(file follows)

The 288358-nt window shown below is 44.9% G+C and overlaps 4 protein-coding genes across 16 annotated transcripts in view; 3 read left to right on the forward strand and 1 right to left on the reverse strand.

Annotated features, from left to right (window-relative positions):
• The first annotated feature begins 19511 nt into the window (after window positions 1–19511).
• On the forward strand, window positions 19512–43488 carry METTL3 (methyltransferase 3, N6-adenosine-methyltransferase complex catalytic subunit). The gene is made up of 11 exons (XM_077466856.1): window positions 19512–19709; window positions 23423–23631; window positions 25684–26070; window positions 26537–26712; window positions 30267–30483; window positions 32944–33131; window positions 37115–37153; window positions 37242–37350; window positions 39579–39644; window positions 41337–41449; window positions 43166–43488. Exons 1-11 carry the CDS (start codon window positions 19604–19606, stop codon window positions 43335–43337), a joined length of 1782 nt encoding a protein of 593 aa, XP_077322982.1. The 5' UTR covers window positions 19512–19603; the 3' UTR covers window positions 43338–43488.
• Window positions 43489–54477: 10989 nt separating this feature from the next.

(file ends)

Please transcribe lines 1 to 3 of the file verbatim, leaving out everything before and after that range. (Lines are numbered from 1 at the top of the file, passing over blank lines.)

The 288358-nt window shown below is 44.9% G+C and overlaps 4 protein-coding genes across 16 annotated transcripts in view; 3 read left to right on the forward strand and 1 right to left on the reverse strand.

Annotated features, from left to right (window-relative positions):
• The first annotated feature begins 19511 nt into the window (after window positions 1–19511).